FilmChain’s journey with blockchain
The film industry is traditionally slow, manual and opaque with a reliance on error-prone payment processes and a reluctance to digitise. Research shows that 25%-30% of revenues in film and TV go underreported, payments are delayed for years, and sometimes they never reach the owners. To make things worse, the industry suffers from ‘Hollywood accounting’, a term used to describe the creative accounting methods used by middlemen to preserve opaqueness over revenue flows for their own financial benefit. At FilmChain, we’re changing this, by exploring new and innovative ways to bring automation and transparency to film revenue distribution.
Blockchain technology is reshaping media with its promises of efficiency, transparency and automation.
Since 2017, we’ve been exploring the application of blockchain technology in the media industry with its promises of efficiency, transparency and automation. We’ve been lucky to be able to collaborate with top academic institutions including Imperial College London and their Centre for Cryptocurrency Research and Engineering department and University of Toronto’s Creative Destruction Lab.
A blockchain is a database of transactions that are recorded chronologically on a decentralised, peer-to-peer network. Transactions are sealed inside interconnected-blocks which form a chain, creating a record of transaction that is cryptographically secure and immutable. The data stored on the blockchain is accessible to all participants of the network, making it useful for tracking and verifying anything from revenue distribution to rights ownership.
Our top learning has been that the adoption of an emerging technology like blockchain brings many challenges with it. Industry acceptance is held back by misperceptions and a lack of understanding of blockchain; the technology is often confused with cryptocurrencies and it shares the negative press around unsuccessful Initial Coin Offerings (ICOs). On top of this, we’ve seen over the past 5 years many companies half-heartedly adopting blockchain technology to access opportunities for funding without much thought for long-term value. This has created an industry-wide reputation of blockchain companies as hyped but yet to deliver significant value to customers.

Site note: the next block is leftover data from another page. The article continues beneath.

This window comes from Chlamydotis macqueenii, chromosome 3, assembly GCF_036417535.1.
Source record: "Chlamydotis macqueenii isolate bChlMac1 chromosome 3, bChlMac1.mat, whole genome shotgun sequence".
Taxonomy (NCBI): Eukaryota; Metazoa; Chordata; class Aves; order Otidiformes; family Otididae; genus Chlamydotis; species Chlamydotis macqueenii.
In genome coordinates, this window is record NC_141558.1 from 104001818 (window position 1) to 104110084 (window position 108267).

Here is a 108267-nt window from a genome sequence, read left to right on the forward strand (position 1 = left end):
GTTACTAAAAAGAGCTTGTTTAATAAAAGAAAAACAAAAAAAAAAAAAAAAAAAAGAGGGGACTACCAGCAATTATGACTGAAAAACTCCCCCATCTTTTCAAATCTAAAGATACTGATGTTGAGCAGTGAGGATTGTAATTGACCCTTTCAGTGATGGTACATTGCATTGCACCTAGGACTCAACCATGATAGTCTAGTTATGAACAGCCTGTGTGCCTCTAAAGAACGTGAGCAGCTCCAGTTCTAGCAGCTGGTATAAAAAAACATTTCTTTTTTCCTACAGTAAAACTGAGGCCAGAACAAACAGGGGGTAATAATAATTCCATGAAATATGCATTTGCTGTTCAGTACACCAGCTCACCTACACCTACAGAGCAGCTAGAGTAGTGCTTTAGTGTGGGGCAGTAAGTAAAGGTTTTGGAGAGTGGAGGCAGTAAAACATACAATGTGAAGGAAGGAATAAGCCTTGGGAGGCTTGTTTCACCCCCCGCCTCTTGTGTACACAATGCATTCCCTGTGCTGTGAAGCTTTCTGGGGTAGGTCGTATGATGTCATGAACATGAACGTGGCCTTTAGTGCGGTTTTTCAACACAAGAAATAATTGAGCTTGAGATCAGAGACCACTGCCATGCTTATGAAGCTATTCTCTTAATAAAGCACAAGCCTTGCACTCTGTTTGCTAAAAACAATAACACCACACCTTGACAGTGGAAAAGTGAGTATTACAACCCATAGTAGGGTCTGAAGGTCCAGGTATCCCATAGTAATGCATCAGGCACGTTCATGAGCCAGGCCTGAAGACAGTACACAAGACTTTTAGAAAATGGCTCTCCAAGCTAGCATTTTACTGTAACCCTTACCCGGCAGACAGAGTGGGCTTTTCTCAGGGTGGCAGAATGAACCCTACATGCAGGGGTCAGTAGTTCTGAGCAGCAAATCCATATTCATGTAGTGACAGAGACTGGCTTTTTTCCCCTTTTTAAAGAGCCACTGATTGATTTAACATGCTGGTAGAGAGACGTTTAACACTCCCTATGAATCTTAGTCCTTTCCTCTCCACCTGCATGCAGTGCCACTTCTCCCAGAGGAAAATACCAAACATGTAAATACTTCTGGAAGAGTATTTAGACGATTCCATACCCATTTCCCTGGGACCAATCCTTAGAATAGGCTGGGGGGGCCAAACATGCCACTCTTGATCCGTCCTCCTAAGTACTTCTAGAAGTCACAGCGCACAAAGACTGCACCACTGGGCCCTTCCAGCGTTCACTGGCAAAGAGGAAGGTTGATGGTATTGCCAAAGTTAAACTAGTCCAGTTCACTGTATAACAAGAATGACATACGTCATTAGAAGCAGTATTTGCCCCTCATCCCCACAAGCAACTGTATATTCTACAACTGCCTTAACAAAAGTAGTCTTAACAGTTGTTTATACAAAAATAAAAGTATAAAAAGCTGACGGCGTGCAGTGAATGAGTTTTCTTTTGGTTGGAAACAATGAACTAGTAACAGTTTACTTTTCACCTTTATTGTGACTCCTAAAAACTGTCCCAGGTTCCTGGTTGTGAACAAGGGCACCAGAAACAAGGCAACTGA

We’re prioritising long-term value over short-term gain in our adoption of blockchain.
At FilmChain, we’re doing things differently by exploring a business application for blockchain that provides long-term value to our product. We’re utilising smart contracts to manage exploitation rights, and distribute revenues. Smart contracts are digital, self-executing contracts that can be encoded with conditions of a distribution or sales agreement before being stored on a blockchain. In our case, collected revenues are transferred to the smart contract and automatically distributed in real-time to the relevant stakeholders. Any transactions to and from the contract are recorded on the blockchain and are verifiable by the stakeholders that have contractual rights to verify, adding much-needed transparency to film revenue distribution. Also, on-chain contracts cannot be changed giving film stakeholders the confidence that revenues will be distributed as agreed, eliminating the need for costly third parties to audit the distribution process. Audits have prevailed on many films where some stakeholders suspected that shares of revenues haven’t been properly managed and the auditing processes are not only expensive but also hold up further distribution of funds until the disputes have been settled.
We’ve also been exploring the application of non-fungible tokens (NFT’s) to authenticate and protect stakeholders’ ownership rights. Non-fungible tokens are unique pieces of data that are stored in a smart contract on the blockchain. They can be encoded with the attributes of a stakeholder’s right to claim revenue before being distributed to the stakeholder’s blockchain wallet. This creates an immutable and verifiable record of ownership, protecting the stakeholder’s rights and bringing more transparency to the distribution process. One exciting project that has fully embraced our NFT work is MAD HEIDI, an ambitious independent film that is shooting later this year.